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the abolition of slavery and referencing the comments we heard from trump about muslims and the debate over the refuge program in this country. what do you make today? going back to trump's clar pharmaceutic clarification of the ban saying it is short-term. >> he needs to thing these things through before putting them out. when he originally said this, roll call with the hill, asked does that include american citizens and the spokesperson reply was he means everyone. and on gretta he had to walk that back. he is clarifying again. this is because he doesn't think it through.
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>> 68% of trump supporters say they would stick with him should he run for the white house as an independent. he never ruled out a third party run. his supporters are saying they will stick by him. >> i think it is higher than that even. people might be too embarrassed to admit they support trump. they support him no matter what. he doesn't have to apologize or think about what he says before he says it. he says you know what? i am right and let's make america great again and everyone goes yeah! and it goes away. >> it sounds like you are mocking him a bit but it seems to be working. >> it is working. >> he is tweeting out the latest usa today poll and that is what he has been doing. >> i have no idea why anyone is saying this is going to hurt him. this just helps him. he is saying what we are thinking but i don't know who is thinking that. but there are people. and i think he is maybe even
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going to be more poplar. >> is there anything that could hurt trump? this was seen as one of the most controversial remarks of the campaign. >> i don't think he should have used a religious test. what he is doing is not just dominating the news cycle. he is highlighting the weaknesses of the other republican candidates. candidates like marco rubio who before paris was pro-refuge. they are all over the map trying to walk it back. the message is no, we can't to donald trump on a problem that americans want answers to. that is not a good crowd for any politician. >> is this a good move for the gop to be speaking out against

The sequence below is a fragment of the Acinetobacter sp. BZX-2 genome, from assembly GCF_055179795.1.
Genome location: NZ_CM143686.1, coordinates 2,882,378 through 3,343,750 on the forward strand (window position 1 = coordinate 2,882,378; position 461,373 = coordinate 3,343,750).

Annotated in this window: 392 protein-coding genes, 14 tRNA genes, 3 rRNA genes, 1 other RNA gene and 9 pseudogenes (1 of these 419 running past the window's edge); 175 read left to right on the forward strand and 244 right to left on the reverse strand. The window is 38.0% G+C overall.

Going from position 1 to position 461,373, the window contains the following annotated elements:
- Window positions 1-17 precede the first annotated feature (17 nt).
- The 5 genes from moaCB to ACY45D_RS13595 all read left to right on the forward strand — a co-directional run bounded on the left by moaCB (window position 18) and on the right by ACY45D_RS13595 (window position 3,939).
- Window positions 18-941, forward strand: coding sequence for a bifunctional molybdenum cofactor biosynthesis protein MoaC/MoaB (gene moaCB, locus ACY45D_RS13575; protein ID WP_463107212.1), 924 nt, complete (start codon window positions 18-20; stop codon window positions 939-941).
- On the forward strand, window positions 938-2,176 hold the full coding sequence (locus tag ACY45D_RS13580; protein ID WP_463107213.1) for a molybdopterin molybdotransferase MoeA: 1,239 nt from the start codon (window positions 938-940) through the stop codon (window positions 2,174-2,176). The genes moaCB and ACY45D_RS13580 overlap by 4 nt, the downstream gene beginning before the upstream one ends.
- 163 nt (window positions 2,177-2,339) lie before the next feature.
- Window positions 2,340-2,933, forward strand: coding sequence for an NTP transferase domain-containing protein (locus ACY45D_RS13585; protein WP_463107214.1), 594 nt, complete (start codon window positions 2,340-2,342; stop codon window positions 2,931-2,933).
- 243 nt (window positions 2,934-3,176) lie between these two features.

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donald trump's comments? we heard paul ryan and mcconnell saying the ban is inconsistent. >> two things i heard: they talked specifically about if this will hurt or help trump. he is still soaking up the clarification round of media. if he is cleaning up he is atop the headlines and that is what the game is about and what has been helping him since june which was the last time anyone else was ahead of the pack. mike mccall a short time ago said these words are not helping. i am going to paraphrase him. i don't believe the proposal is constitutional. it is singling out religion. but then he said he hasn't endorsed anyone but will support